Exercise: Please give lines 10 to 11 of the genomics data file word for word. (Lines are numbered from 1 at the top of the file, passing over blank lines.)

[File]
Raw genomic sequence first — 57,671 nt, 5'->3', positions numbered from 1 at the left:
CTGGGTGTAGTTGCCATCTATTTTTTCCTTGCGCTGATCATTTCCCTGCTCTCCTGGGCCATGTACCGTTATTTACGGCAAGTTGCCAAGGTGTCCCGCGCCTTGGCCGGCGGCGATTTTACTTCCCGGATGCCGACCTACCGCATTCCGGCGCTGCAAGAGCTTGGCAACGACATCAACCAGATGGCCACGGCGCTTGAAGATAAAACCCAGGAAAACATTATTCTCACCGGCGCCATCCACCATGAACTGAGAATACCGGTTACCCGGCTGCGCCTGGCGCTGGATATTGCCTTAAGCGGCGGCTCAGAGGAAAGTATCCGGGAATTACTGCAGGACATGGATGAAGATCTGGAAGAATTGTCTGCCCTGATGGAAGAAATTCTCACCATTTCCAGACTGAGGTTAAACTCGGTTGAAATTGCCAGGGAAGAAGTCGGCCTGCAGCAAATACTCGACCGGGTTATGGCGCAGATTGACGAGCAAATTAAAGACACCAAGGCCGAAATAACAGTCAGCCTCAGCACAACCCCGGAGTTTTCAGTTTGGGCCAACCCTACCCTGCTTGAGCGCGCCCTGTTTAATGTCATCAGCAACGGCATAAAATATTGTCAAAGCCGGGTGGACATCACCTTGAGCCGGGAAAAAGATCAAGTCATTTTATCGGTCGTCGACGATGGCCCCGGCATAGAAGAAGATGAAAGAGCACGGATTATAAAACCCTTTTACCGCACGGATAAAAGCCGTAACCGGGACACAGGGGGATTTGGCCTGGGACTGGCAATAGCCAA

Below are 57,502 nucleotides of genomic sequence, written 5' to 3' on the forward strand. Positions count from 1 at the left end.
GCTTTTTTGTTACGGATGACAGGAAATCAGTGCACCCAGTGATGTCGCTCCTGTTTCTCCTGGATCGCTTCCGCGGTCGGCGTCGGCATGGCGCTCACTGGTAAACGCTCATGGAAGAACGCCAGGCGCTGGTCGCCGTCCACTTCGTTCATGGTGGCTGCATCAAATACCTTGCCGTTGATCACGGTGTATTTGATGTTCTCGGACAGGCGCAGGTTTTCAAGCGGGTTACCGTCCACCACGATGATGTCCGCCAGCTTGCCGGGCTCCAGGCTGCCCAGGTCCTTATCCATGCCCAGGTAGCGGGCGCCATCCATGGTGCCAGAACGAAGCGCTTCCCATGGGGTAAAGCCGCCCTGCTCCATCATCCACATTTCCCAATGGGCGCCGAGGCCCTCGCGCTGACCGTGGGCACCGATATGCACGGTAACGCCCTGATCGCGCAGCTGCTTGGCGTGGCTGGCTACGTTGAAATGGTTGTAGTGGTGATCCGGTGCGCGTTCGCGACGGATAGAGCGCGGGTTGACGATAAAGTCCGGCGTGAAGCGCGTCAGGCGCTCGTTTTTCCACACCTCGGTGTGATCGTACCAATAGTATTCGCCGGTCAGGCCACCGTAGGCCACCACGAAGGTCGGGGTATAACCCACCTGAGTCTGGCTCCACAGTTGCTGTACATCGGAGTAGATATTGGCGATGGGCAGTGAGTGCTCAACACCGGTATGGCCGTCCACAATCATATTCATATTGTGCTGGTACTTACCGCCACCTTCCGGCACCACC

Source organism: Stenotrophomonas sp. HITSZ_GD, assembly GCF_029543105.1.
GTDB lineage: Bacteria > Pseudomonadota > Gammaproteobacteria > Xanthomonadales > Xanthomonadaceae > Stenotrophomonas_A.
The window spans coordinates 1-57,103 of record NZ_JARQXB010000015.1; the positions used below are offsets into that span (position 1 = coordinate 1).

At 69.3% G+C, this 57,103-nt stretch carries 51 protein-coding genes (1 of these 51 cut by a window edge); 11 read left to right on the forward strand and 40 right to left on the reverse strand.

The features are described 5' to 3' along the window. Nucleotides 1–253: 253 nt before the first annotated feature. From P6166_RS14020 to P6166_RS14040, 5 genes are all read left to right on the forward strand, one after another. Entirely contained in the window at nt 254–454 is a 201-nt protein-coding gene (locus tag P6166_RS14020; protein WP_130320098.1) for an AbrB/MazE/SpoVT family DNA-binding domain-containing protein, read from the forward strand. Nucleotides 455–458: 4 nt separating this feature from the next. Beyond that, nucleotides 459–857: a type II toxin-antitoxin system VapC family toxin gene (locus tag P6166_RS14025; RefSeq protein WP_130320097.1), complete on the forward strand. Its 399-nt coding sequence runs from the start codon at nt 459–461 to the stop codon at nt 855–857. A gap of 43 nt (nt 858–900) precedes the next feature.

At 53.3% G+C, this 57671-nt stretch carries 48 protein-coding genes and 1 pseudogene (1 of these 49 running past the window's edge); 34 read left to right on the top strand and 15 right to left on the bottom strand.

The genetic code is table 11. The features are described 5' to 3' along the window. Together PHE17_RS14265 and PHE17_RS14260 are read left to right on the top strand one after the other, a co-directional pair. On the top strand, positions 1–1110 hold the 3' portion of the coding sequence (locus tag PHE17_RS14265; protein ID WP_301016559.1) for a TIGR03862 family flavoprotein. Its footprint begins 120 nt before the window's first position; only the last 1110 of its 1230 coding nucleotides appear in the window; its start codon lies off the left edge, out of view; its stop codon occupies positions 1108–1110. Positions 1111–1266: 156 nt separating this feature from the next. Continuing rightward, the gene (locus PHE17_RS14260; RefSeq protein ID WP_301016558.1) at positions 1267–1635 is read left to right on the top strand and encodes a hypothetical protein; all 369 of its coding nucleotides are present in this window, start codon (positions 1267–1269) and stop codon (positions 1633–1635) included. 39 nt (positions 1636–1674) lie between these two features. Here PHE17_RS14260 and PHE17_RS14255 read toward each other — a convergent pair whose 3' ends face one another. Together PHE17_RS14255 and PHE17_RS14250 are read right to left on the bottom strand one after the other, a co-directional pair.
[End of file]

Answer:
At 53.3% G+C, this 57671-nt stretch carries 48 protein-coding genes and 1 pseudogene (1 of these 49 running past the window's edge); 34 read left to right on the top strand and 15 right to left on the bottom strand.

The genetic code is table 11. The features are described 5' to 3' along the window. Together PHE17_RS14265 and PHE17_RS14260 are read left to right on the top strand one after the other, a co-directional pair. On the top strand, positions 1–1110 hold the 3' portion of the coding sequence (locus tag PHE17_RS14265; protein ID WP_301016559.1) for a TIGR03862 family flavoprotein. Its footprint begins 120 nt before the window's first position; only the last 1110 of its 1230 coding nucleotides appear in the window; its start codon lies off the left edge, out of view; its stop codon occupies positions 1108–1110. Positions 1111–1266: 156 nt separating this feature from the next. Continuing rightward, the gene (locus PHE17_RS14260; RefSeq protein ID WP_301016558.1) at positions 1267–1635 is read left to right on the top strand and encodes a hypothetical protein; all 369 of its coding nucleotides are present in this window, start codon (positions 1267–1269) and stop codon (positions 1633–1635) included. 39 nt (positions 1636–1674) lie between these two features. Here PHE17_RS14260 and PHE17_RS14255 read toward each other — a convergent pair whose 3' ends face one another. Together PHE17_RS14255 and PHE17_RS14250 are read right to left on the bottom strand one after the other, a co-directional pair.